Vanessa Rushing, 22, is going to add letters to her name when she graduates from USF’s nursing program this spring.
Ever since she was a little girl, Rushing knew that she was going to become a nurse. Growing up with two older sisters who were also nurses, she never envisioned herself as anything else.
When Rushing was 8-years-old, doctors diagnosed her with familial hypophosphatemic rickets.. Her health caused her to be in and out of Shriners Hospital until she was 18-years-old. Being surrounded by nurses made Rushing’s career path even clearer.
Originally from St. Petersburg, Florida, she didn’t want to stray too far from home when choosing which college to attend. She put USF high on her list since it is home to one of the best nursing programs in the state.
Rushing joined a sorority on campus during her second semester at USF. Being a member of Gamma Phi Beta helped to create her best memories of college.
“My favorite part about coming to college and coming to USF was definitely joining my sorority, Gamma Phi,” Rushing said. “I met so many amazing women through it. I live with two of my sisters now and great memories are made every day.”
Rushing’s best advice for new students is to get involved as soon as possible.
“You meet a ton of people through getting involved, whether it be from a sorority, a fraternity or any other organization,” Rushing said. “You make connections and form really awesome bonds that way. Your whole college experience from that point on is just 10 times better.”
The friends she had made in her sorority and classes helped Rushing through the hardest time of her life.
“My worst experience at USF was my sophomore year, after my dad passed away,” Rushing said. “It was a really tough semester. I was just applying to the nursing program, so I had all that stress on me at that end. Losing a parent is really hard and really difficult to go through, especially when you’re at such a young age.”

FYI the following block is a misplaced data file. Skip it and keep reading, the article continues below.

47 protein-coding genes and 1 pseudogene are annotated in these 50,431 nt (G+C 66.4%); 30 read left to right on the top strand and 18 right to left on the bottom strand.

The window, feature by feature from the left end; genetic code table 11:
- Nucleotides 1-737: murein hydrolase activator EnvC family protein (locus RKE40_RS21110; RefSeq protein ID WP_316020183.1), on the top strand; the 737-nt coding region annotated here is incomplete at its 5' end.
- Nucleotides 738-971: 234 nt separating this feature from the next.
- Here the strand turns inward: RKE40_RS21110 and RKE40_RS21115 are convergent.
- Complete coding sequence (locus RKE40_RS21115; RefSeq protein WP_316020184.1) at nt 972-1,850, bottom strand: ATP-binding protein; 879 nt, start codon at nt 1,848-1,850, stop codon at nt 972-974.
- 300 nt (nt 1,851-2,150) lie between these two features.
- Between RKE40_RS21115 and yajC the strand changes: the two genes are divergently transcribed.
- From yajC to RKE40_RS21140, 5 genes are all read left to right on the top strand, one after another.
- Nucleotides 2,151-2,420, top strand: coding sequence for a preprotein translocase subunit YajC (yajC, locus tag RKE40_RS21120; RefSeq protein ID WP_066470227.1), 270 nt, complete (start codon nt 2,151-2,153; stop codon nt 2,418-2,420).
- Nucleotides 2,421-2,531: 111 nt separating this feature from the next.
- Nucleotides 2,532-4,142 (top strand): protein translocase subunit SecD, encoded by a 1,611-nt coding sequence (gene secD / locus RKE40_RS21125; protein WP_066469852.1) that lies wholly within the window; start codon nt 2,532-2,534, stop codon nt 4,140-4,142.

A college student’s nightmare became a reality for Rushing.
“It became harder to keep up my grades,” Rushing said. “He was my biggest support system.”
She didn’t let her dark days keep her from reaching her goals. She became more motivated to make her dad proud of her.
“I feel like I would subconsciously make myself work harder,” Rushing said. “Just to make sure I was doing him justice and make him feel proud.”
Rushing is going to make her dad proud as she walks across the stage in May. She will be taking her exam to become an official registered nurse soon after. Her goal is to work on either the pediatric floor, the emergency room or the pediatric ER.
Her friends who have known her all throughout college are cheering her on. They know Rushing is following the correct career path. Nicole Keesee has been friends with Rushing since their freshman year at USF.
“Vanessa will make an absolutely amazing nurse because of how much she truly cares for other people and how selfless she is,” Keesee said. “She is always putting others before herself and I think that is such an important quality to have when entering the medical field.”